I'm really curious to find out what Jonathan Edwards has to say about prayer. The reason being that if he has a predestinarian view of God and the workings of the universe, then what is the reason for prayer in the first place? When we are "conversing" with God, either in praise, penitence or petition, what are we actually doing? The prime issue of this paper will deal with the purpose for prayer: Is it to alleviate our own conscience, or does it influence our Maker's acts in this world?
The question I hope to shed the Almighty Light of Truth upon:
1. Is God affected by the prayers of his creatures?With these questions burning in my mind I plan to delve into the scripture and the works of Edwards to see if his answers hold any water. I will also study other assorted opinions on the subject to find out how his opposition will plausibly answer these questions. The personal relationship with Christ relies heavily on that time spent in prayer. I want to know how Edwards justifies his stance of predestination in light of this. It always goes back to Free Will you realize, everything ties in to that. I know you'll want to know my opinion on this whole thing by the end of my research, it should be a very enlightening study for me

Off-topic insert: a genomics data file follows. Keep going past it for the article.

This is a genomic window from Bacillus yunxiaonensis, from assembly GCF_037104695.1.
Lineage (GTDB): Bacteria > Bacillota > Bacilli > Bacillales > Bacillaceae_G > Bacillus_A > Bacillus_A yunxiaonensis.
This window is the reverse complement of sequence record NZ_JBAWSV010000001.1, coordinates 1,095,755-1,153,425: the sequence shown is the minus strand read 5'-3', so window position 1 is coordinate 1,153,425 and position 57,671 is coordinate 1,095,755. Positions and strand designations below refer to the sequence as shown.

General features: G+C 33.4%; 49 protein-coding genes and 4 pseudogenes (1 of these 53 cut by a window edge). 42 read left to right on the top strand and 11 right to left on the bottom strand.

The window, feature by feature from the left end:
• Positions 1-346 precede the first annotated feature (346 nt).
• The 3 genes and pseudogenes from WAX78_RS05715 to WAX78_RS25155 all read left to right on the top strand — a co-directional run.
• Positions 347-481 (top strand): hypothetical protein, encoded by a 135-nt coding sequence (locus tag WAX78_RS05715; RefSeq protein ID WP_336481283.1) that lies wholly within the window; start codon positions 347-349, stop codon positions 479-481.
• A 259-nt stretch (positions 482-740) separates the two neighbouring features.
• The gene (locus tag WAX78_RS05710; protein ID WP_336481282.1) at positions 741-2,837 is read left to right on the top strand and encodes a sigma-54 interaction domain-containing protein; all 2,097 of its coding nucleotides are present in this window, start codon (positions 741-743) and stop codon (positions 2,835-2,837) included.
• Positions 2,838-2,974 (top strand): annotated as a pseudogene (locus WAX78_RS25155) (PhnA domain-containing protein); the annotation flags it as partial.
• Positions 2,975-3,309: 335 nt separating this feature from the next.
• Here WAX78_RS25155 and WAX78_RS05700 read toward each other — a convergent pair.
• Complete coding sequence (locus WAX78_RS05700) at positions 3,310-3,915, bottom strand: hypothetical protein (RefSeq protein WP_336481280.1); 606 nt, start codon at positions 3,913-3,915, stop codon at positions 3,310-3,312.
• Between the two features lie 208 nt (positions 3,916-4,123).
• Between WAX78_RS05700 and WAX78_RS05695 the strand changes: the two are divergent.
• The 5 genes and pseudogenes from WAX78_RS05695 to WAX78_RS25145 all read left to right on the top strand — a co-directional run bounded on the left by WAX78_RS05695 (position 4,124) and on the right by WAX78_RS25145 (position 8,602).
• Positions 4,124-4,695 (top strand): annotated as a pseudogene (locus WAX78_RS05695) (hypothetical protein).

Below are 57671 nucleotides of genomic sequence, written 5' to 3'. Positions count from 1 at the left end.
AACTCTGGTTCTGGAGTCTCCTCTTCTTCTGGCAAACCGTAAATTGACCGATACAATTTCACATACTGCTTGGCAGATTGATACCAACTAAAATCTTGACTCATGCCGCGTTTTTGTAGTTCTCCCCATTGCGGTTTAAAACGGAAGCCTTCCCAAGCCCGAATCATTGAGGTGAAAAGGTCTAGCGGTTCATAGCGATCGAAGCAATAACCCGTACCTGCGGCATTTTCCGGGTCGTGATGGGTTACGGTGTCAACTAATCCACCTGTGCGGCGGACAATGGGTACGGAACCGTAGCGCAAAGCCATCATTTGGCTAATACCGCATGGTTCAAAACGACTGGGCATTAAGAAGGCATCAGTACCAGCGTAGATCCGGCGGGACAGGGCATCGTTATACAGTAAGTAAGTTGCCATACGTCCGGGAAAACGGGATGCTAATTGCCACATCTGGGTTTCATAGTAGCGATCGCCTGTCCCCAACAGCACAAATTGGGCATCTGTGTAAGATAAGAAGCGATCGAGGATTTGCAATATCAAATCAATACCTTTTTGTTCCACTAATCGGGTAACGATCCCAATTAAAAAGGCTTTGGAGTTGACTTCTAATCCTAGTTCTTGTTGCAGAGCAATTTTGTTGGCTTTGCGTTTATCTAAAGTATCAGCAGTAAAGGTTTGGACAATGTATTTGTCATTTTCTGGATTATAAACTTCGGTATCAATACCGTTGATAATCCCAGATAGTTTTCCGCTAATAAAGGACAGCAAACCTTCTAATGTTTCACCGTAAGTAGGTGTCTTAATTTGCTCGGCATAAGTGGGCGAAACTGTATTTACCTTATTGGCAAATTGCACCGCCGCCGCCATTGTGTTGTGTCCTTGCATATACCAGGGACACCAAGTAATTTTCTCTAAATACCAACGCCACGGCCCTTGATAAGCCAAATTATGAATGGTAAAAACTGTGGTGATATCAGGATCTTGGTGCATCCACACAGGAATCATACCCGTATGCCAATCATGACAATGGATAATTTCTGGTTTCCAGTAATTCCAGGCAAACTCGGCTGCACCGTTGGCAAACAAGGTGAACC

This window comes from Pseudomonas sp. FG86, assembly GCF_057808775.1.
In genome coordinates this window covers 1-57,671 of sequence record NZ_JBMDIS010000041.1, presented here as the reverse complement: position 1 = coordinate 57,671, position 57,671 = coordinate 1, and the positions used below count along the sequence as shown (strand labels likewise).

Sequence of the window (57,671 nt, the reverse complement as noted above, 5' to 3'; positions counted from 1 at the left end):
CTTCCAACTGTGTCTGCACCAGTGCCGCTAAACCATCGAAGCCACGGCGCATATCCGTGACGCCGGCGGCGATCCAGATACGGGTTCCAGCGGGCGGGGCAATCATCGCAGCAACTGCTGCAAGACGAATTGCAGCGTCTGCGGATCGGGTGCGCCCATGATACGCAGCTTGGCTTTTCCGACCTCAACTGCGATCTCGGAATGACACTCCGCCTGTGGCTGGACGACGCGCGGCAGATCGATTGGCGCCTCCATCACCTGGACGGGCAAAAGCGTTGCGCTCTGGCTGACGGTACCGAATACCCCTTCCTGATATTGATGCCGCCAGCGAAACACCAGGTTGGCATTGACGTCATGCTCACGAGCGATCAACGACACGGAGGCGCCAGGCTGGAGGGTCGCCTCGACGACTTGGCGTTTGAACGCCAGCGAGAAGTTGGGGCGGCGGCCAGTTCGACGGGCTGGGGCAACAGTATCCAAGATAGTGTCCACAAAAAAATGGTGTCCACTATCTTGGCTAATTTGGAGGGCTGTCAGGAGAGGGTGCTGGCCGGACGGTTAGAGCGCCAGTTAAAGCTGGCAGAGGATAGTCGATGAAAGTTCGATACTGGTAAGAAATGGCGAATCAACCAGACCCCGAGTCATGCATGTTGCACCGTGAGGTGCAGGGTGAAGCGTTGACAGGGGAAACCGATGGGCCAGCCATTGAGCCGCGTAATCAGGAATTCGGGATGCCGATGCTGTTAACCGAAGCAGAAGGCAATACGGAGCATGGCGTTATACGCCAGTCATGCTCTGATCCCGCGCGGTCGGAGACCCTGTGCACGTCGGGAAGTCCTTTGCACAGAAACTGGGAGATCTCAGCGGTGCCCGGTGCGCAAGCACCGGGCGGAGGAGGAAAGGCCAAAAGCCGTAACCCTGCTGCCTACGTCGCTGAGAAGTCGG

2. When we are truly praying, is it just God conversing with himself through us? a soliloquy?
3. How does Edwards answer the questions raised from scriptures-
a) ask and it shall be given unto you
b) ask in the name of God and it will be granted (i.e.: prayers for the sick, James 5:15)
c) The purpose of the Lord's prayer - a command to pray
4. Why pray for unbelievers if their fate has already been decided?
5. If our prayers don't affect God one way or the other, then what is the purpose for them in the first place?
6. Is prayer merely to fulfill a vacancy in us? Are we simply satisfying a craving?
7. What would Edwards say to a person who finds no reason to pray as a result of his predestinarian views?
The Holy Bible--NIV
The Works of Jonathan Edwards, vol. 1,2, Banner of Truth ed.
Bercovitch, Sacvan. The American Puritan Imagination. Cambridge University Press: London, 1974.
Carmody, Denise and John. The Republic of Many Mansions. Paragon House Pub.: New York, 1990.
Jenson, Robert W. America's Theologian: a Recommendation of Jonathan Edwards. Oxford University Press: New York, 1988.
Tappan, Henry Philip. A Review of Edwards's "Inquiry into the Freedom of the Will". John S. Taylor Theological Pub.: New York, 1839.